Tuesday, June 30, 2020
For the first time, experiments on the DIII-D tokamak have demonstrated electron cyclotron current drive (ECCD) with more than double the efficiency of the conventional outside launch by using a novel top launch geometry, as predicted by linear ray tracing and quasi-linear Fokker-Planck simulations. The development of efficient off-axis current drive is crucial for economic, steady-state tokamak fusion power plants, and "top launch" ECCD is predicted to drive strong off-axis currents by injecting EC waves nearly parallel to the vertical resonance plane with a large toroidal steering. Recent DIII-D experiments using a fixed-aiming top launcher and 2nd harmonic damping have tested the main tenets of top launch: a long absorption path, large Doppler shift damping on high energy electrons, and substantially increased ECCD efficiency at mid-radii. The longer interaction zone is confirmed by top launch measurements of broader power deposition profiles, while shifted O-mode deposition relative to X-mode verifies the predicted longer vertical path for O-mode due to weaker damping. Changing the separation between the ray path and vacuum resonance by scanning magnetic field varies the wave-electron interactions in velocity space, with experiments finding that wave absorption decreases for extreme Doppler shifts where the wave interacts with too few tail electrons. At optimal conditions with strong damping on high v|| electrons far from the trapping boundary, the experimental ECCD at ~0.5, determined from the change in the magnetic field pitch angles measured by motional Stark effect polarimetry, is greatly enhanced using top launch compared to the outside launch, and is consistent with the predictions from TORAY and quasi-linear Fokker-Planck code CQL3D. Simulations of FNSF, CFETR and DEMO support top launch ECCD as an improved efficiency current drive technique for future fusion reactors.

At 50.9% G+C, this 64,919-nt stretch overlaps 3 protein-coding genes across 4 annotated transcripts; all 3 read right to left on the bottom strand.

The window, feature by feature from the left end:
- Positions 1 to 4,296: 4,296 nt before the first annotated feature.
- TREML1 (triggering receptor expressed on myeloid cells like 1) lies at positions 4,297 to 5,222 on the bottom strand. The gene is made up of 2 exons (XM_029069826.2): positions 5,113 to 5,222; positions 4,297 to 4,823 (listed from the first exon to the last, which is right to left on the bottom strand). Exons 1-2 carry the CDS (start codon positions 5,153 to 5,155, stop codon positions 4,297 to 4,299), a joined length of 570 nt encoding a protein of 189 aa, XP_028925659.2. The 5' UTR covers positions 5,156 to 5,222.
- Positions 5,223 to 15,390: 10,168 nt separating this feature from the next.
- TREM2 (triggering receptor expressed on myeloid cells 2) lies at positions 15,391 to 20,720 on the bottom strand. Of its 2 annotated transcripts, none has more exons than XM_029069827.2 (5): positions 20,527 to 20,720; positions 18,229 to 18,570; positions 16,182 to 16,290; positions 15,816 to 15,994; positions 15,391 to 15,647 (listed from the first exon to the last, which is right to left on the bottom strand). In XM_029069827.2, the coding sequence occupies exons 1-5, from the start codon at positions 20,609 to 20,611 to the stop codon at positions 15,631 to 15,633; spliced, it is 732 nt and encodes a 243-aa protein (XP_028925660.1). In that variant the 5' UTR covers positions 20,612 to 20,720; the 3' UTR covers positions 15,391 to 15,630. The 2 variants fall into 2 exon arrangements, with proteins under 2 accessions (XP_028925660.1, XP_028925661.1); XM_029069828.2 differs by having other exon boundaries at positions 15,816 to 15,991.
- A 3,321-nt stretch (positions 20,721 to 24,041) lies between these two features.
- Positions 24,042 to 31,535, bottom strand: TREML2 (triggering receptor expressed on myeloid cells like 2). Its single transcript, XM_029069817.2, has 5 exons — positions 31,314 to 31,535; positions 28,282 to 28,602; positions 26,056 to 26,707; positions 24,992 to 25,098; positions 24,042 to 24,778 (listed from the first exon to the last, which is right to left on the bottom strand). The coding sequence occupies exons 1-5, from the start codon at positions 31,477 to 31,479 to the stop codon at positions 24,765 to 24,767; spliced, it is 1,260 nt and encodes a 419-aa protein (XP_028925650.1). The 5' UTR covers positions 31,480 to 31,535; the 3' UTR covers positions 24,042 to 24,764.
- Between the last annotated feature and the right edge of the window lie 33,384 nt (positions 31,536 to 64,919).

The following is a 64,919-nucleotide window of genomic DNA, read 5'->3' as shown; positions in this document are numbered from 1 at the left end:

*Supported by US DOE under DE-FC02-04ER54698
Zoom Link: https://uci.zoom.us/s/9098507561